Gamemaker macro error

K

KetoGames

Guest
Gamemaker is giving me the following error whenever I try to load my game:

FATAL ERROR in
action number 1
of Create Event
for object INIT:

Unable to find any instance for object index '1'
at gml_Object_INIT_CreateEvent_1 (line 45) - p99.name = "P99";

So, my INIT object handles all of my initial variable declarations, particle system creations, et cetera. It hasn't ever given me this error before (while working on this project), and the really weird thing is, p99 is a macro (with a value of 1). Usually, this error would come up whenever an instance is missing and then referenced, but what has it got to do with macros?
 

FrostyCat

Member
It has to do with you hard-coding a magic object ID into the macro, and there isn't an instance of that object in the room yet (either because it really isn't there or it comes after your INIT instance in the room's instance order). There's no telling what that object could be.

Instead of putting 1 into the macro, put the actual object ID reference there (i.e. object name without quotes). And make sure there is an instance of it in the room by the time that line runs.
 

Nux

Member
Dot notation points to a resource, specifically objects.
This means you're pointing to an object with an index of 1.

I'm pretty sure Macros cannot use dot notation; they're constants.
Use enums and an array instead:

Code:
enum type
{
    name = 0,
    data = 1,
    other = 2
}

global.p99[type.name] = "P99";
global.p99[type.data] = "wow this is some cool data";
global.p99[type.other] = "example";
 
K

KetoGames

Guest
Another weird thing. I created another weapon, called wNone (for no weapon), and I set it up the same way, and it seems to work just fine. I have all of my wNone declarations before the p99 declarations, and the error is still thrown with the p99 declarations. Also, there isn't an actual p99 object. The p99 macro just holds information (like the name, type, et cetera).
 

FrostyCat

Member
Dot notation points to a resource, specifically objects.
This means you're pointing to an object with an index of 1.

I'm pretty sure Macros cannot use dot notation; they're constants.
Your GML basic theory needs work.
  • Dot notation doesn't always need to refer to an object, it can also refer to instance IDs and certain special values such as other.
  • A macro can surely be used with dot notation to access instance variables if it refers to a valid object or instance ID.
Another weird thing. I created another weapon, called wNone (for no weapon), and I set it up the same way, and it seems to work just fine. I have all of my wNone declarations before the p99 declarations, and the error is still thrown with the p99 declarations. Also, there isn't an actual p99 object. The p99 macro just holds information (like the name, type, et cetera).
It's a fluke that your code ever worked, that doesn't mean your code is logically sound.

When you did the same with wNone (presumably set to 0), that doesn't mean you've stored info into wNone. What you actually did is storing those properties as instance variables into instances of the object with ID 0, whichever that one may be. The instant you lose those instances or reuse the pattern on some other object ID that doesn't have an instance in the room or doesn't exist at all, your luck goes out.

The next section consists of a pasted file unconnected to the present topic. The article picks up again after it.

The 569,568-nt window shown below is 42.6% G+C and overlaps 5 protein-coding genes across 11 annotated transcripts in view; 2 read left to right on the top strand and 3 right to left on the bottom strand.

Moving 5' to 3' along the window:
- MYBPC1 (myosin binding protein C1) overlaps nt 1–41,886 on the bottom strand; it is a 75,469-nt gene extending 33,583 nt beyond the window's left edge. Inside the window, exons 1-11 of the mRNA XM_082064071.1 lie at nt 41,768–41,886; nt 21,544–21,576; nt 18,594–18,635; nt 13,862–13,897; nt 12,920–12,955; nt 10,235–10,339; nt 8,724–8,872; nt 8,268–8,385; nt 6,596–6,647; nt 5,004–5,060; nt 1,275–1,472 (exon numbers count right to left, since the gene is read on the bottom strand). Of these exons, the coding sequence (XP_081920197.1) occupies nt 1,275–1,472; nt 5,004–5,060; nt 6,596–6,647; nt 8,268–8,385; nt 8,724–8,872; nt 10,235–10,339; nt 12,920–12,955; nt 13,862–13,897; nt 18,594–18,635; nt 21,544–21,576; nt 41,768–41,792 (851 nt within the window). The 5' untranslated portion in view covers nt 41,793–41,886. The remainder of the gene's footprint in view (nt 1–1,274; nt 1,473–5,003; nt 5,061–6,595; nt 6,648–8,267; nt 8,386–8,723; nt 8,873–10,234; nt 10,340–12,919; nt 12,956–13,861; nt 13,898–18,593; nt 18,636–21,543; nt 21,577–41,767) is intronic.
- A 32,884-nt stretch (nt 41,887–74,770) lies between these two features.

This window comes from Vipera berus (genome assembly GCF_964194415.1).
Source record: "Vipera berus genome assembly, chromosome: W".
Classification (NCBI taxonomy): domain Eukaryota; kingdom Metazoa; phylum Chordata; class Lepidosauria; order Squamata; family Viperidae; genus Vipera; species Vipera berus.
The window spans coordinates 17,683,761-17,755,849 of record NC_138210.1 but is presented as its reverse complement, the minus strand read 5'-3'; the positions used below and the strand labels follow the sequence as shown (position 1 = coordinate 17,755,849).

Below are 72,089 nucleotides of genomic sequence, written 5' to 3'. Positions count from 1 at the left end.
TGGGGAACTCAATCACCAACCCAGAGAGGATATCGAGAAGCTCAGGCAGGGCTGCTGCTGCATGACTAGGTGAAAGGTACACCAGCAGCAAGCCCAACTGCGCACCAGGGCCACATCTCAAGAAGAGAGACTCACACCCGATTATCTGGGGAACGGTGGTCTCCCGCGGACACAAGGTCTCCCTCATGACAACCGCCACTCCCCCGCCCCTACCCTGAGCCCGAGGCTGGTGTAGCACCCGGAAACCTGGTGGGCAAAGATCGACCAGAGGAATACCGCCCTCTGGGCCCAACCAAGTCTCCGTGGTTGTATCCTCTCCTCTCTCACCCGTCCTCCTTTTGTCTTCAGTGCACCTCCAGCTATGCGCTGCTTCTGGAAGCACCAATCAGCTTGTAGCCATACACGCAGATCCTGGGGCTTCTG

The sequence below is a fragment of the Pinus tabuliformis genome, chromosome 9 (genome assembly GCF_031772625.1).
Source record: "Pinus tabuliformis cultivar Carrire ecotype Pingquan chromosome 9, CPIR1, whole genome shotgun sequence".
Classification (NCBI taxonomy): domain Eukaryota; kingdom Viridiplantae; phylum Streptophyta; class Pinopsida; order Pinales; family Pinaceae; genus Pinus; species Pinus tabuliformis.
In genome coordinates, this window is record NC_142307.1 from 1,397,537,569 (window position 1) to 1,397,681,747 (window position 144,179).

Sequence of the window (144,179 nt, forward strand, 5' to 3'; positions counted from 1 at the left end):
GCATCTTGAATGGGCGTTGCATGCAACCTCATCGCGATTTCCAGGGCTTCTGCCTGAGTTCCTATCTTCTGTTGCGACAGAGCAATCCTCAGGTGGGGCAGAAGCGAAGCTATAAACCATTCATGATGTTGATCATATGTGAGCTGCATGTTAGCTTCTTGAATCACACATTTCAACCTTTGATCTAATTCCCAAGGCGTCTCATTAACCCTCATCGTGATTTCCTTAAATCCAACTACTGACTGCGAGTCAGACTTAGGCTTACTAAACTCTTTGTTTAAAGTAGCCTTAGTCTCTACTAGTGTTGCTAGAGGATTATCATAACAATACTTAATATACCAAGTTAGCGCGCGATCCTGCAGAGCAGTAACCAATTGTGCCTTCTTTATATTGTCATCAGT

Instead of attempting to store properties into macros, store properties in an array and use macros to indicate which row to use.
Code:
enum prop { name, type }
// Macro wNone set to 0
global.properties[wNone, prop.name] = "None";
global.properties[wNone, prop.type] = "-";
// Macro p99 set to 1
global.properties[p99, prop.name] = "P99";
global.properties[p99, prop.type] = "Something";
 
K

KetoGames

Guest
Your GML basic theory needs work.
  • Dot notation doesn't always need to refer to an object, it can also refer to instance IDs and certain special values such as other.
  • A macro can surely be used with dot notation to access instance variables if it refers to a valid object or instance ID.

It's a fluke that your code ever worked, that doesn't mean your code is logically sound.

When you did the same with wNone (presumably set to 0), that doesn't mean you've stored info into wNone. What you actually did is storing those properties as instance variables into instances of the object with ID 0, whichever that one may be. The instant you lose those instances or reuse the pattern on some other object ID that doesn't have an instance in the room or doesn't exist at all, your luck goes out.

Instead of attempting to store properties into macros, store properties in an array and use macros to indicate which row to use.
Code:
enum prop { name, type }
// Macro wNone set to 0
global.properties[wNone, prop.name] = "None";
global.properties[wNone, prop.type] = "-";
// Macro p99 set to 1
global.properties[p99, prop.name] = "P99";
global.properties[p99, prop.type] = "Something";
Thank you very much! This makes so much more sense.
 

Nux

Member
Your GML basic theory needs work.
  • A macro can surely be used with dot notation to access instance variables if it refers to a valid object or instance ID.
I knew this, and frankly any variable containing an integer could point to an item. However, I meant more along the lines of not being able to use dot notation to create a structure type, similar to an object; It was quite obvious that OP was not trying to access an instance.

Anyway, yes, arrays and enums are the way to go.
 
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